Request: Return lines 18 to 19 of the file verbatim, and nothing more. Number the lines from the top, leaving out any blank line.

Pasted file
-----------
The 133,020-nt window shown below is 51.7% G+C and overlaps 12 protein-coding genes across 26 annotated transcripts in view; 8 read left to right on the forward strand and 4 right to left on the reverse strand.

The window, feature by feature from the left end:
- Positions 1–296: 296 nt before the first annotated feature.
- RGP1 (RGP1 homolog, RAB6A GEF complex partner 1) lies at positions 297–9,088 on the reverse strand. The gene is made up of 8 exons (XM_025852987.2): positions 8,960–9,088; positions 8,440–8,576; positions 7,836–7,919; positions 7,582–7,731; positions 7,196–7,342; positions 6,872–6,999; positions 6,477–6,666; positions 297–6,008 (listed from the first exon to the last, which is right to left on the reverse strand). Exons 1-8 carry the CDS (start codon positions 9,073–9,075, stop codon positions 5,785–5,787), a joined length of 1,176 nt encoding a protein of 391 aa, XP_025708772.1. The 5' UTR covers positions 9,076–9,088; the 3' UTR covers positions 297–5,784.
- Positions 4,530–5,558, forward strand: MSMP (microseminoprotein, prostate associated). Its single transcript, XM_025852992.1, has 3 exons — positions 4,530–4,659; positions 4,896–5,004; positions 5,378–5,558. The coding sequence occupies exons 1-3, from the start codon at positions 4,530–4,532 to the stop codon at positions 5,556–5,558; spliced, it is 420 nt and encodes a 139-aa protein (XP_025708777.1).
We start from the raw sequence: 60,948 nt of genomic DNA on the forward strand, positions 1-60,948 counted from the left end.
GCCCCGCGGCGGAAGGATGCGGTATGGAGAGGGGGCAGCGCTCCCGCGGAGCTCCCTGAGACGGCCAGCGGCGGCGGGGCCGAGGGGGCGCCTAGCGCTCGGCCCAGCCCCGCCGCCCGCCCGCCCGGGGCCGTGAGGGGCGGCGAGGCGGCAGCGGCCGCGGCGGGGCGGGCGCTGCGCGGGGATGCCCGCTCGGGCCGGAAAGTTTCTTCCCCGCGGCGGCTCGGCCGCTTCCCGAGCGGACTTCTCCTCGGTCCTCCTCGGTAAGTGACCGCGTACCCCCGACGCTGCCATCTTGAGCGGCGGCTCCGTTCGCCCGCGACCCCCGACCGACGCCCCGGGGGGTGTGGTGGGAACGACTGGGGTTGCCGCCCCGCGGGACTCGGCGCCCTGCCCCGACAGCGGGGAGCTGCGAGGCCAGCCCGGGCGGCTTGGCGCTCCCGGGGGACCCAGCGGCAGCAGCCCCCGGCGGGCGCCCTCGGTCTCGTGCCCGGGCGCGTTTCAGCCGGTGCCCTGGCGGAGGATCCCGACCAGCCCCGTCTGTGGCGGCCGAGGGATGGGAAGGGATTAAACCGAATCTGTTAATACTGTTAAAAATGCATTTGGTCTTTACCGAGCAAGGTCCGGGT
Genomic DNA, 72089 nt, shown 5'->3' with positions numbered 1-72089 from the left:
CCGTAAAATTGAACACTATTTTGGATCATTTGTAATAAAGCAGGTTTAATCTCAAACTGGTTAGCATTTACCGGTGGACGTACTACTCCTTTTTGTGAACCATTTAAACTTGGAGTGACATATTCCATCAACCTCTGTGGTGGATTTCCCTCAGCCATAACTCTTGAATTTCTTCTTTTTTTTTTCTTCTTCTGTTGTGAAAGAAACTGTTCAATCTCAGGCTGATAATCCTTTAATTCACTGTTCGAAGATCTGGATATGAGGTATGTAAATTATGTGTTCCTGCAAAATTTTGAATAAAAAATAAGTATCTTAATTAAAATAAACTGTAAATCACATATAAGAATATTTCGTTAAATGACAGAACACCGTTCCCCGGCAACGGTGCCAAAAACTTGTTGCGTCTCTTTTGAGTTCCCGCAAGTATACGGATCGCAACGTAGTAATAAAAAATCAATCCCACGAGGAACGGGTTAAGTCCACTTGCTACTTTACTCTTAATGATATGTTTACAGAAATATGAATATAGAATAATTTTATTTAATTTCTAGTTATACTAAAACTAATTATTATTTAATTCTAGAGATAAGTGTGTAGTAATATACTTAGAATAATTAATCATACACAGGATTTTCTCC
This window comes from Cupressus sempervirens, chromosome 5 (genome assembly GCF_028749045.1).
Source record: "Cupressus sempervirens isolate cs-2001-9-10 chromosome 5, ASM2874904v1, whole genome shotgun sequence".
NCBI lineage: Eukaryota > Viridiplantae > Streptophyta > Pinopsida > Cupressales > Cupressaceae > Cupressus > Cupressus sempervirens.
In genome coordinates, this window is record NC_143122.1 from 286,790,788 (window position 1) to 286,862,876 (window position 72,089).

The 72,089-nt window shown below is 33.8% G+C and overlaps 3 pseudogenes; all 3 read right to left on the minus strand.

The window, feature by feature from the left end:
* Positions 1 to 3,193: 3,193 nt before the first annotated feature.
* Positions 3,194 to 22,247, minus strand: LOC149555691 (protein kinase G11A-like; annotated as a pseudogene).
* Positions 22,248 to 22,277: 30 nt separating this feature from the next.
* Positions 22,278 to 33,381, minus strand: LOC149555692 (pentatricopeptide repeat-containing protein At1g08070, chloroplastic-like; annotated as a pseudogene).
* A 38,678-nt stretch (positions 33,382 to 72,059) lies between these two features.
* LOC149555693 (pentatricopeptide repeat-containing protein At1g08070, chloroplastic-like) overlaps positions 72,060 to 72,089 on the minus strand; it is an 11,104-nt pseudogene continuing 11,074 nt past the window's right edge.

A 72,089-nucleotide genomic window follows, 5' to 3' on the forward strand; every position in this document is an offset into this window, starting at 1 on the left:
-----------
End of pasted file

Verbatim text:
* Positions 22,248 to 22,277: 30 nt separating this feature from the next.
* Positions 22,278 to 33,381, minus strand: LOC149555692 (pentatricopeptide repeat-containing protein At1g08070, chloroplastic-like; annotated as a pseudogene).